Lesson Preparer : Don McVicker, Phase I - Student Teacher
Grade Level : 4 - 6 (Adaptable through Adult)
Time Frame : 2.5 - 3 hours over 2 days
Reference : Claire Clyde, Teacher, McKinley Primary School,
Gridley, CA.
Visual arts lesson featuring a student self-portrait that is created by individual
student drawings. The drawings emphasize line, shape, color and possibly
texture depending upon the student's selection of materials.
Artistic Perception: Each student will identify the lines, shapes and colors
unique to his/her drawings.
Creative Expression: Each student will create a unique representation of
themselves using crayons, markers, tempura paints and/or torn paper.
Historical and Cultural Context: Through direct lecture and film review, the
students will be introduced to historic and cultural self-portraiture. They will
identify particular styles which influence their artistic creation.
Aesthetic Valuing: In groups of four and within the class as a whole, students
will discuss their self-portrait and how it does or doesn't relate to other
portraits. In addition, students will discuss their use of color and texture.
The visual arts offer creative, historic, perceptual and aesthetic intellectual
opportunities. Creating this self-portrait will give students the chance to
explore their creativity while valuing the historic implications of self-
portraiture as an art form. Through small group and whole class critiquing,
students will learn to compare and contrast abstract visual representations.
Appreciation of the shapes and colors demonstrated within the visual art
imagery will enhance students abstract thinking skills, a necessary life-long
A combination of guided discovery and direct instruction will be used.
VOCABULARY: Self-Portrait, Outline, Color, Paint
Self-Portrait: A representation of an artist made by that artist
Outline: The outer most boundaries of a figure
Color: Paint that imparts a hue
Paint: The action of applying color

To open the lesson, I will ask the students if they have ever drawn a picture of
themselves or if they have ever looked in a mirror? After the initial
discussion, I will show the students several examples of how other people have
drawn their own portraits. On the overhead projector, on an easel chart or
possibly using a paint program on a computer, I will demonstrate 2-3 examples
of self-portraiture. I will stress the importance of the creation and not the
product. I will do this by emphasizing cave drawings as important a work or
art as the most valuable Van Gogh rendering. The most important elements to
be addressed are: outlines and color. Prior to passing out the materials to the
students, the teacher will describe and model a self-portrait. Each student must
produce his/her own original creation.
Student Activity Sequence:
1.) Using a sheet of butcher paper at least as tall as the student, the student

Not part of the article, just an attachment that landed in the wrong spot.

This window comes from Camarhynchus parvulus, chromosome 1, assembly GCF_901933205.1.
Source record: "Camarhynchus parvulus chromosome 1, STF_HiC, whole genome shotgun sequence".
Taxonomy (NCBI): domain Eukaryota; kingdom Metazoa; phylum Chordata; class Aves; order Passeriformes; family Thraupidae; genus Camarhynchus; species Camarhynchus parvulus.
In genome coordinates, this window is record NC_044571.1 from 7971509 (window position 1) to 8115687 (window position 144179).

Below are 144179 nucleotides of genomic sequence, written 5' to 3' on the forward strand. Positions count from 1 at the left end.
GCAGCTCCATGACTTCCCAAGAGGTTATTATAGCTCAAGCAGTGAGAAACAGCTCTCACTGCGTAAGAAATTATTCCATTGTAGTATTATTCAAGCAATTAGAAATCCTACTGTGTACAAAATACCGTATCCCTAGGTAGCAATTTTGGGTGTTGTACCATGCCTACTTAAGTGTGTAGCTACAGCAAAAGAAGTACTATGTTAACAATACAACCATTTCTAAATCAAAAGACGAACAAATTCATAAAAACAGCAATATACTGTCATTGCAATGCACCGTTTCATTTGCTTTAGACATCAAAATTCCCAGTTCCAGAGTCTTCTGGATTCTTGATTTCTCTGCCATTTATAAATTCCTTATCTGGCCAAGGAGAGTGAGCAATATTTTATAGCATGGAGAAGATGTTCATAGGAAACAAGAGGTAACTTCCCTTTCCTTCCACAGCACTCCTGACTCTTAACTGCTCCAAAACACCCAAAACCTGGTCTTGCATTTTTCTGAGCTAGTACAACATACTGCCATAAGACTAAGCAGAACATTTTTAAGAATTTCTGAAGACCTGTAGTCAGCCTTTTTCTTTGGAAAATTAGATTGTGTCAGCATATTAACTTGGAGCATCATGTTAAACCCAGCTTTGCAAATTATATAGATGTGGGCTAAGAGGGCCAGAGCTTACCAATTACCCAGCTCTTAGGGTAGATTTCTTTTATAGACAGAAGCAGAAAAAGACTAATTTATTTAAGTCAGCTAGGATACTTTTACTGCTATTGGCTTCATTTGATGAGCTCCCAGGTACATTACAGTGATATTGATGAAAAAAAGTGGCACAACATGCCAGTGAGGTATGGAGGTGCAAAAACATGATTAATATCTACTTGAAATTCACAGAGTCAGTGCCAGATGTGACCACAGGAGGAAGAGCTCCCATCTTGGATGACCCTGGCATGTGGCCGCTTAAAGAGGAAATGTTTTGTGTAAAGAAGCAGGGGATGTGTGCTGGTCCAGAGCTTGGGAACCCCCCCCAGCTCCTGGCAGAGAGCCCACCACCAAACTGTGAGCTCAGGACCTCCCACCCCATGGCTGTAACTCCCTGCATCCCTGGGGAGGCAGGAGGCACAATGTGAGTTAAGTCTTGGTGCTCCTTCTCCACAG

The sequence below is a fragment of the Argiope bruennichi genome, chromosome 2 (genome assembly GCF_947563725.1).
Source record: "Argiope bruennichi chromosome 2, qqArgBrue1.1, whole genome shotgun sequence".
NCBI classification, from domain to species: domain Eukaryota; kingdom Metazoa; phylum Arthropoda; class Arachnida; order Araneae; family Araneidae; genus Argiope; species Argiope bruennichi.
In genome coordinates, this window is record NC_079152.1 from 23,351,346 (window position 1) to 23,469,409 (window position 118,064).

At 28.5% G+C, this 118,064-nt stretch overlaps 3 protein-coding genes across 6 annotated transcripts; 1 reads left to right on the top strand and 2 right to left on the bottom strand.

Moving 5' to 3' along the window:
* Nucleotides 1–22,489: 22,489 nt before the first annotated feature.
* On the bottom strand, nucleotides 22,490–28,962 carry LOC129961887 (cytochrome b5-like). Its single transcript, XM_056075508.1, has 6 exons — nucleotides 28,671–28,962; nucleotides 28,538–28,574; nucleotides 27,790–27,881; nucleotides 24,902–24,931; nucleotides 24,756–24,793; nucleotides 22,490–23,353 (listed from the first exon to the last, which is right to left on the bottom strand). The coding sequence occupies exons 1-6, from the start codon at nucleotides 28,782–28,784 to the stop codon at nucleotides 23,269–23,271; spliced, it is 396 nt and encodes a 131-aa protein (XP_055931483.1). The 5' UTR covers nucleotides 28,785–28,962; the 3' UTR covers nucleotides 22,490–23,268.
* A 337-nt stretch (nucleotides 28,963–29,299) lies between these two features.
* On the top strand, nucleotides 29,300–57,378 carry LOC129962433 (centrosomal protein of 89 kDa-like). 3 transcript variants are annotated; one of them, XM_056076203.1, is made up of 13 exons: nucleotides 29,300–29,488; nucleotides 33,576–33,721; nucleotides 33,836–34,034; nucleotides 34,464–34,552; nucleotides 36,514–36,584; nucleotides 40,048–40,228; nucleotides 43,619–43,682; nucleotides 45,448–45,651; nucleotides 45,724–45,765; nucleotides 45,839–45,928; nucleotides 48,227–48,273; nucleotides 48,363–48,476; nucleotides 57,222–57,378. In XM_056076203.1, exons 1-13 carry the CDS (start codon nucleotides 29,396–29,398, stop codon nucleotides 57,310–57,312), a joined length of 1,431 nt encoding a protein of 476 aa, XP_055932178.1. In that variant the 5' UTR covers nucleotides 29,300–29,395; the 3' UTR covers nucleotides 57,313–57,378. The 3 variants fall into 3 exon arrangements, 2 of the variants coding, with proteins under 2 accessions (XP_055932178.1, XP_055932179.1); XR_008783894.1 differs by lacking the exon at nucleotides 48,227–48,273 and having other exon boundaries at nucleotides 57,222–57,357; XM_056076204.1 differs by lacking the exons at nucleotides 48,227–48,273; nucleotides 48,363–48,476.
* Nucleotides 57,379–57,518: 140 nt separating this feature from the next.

must lie on his/her back. Using a pencil or felt-tip marker, the student
will trace a crude outline of his/her body shape.
2.) Using his/her choice of crayon, felt-tip markers, tempura paint the
student will paint or color the portrait. Any combination of colors may be
used with free expression emphasized.
3.) If desired, students may use torn construction paper to add texture to the
4.) Students should identify their portraits by writing their names on the
back in pencil.
5.) Students should be encouraged to take their portraits home as a door
Once the portrait is dry, the students should work in groups of four to discuss
their portrait. They should discuss their choices of color and texture. In
addition, students should compare and contrast their portraits with the works
shown or described in the introduction. As an entire class, students should
compare the similarities and dissimilarities of their paintings. The teacher
will listen to the students reviews and encourage the students to look for the
feelings within the portraits. The teacher will ask the students if they believe
the cave drawings may have been created during an art lesson in pre-historic
The evaluation will occur once the portraits are dry. The teacher and the
student pairs will check to see that each portrait was first outlined and then
painted. The teacher will listen to each critique for signs of understanding of
outlines and color. Additionally, the group will discuss the concept of self-
portraiture for understanding of artists' rationale. Students will relate their
creations to historical and cultural works introduce in opening activities.
Copies, pictures or videos of many types of self-portraits
20-35 Sheets of butcher paper, approximately six feet in length
20-35 sharpened pencils or markers
Various Crayons
Various Felt-tip Markers
Various Tempura Paint Colors
Paint Brushes

Various Colors of Construction Paper (Optional)
Lots of room
Students will be responsible to clean their own area including washing of
brushes, tables and desks.
This lesson can be adapted from K-adult. It can be integrated into mathematics
by asking students to measure the portrait height, limb length, finger length,
head width, chest width. This can be done with a ruler or even using simple
block. Records can then be made of tallest, shortest and so on. The portraits
can also be arranged from smallest to largest or boys versus girls to
demonstrate their interrelation.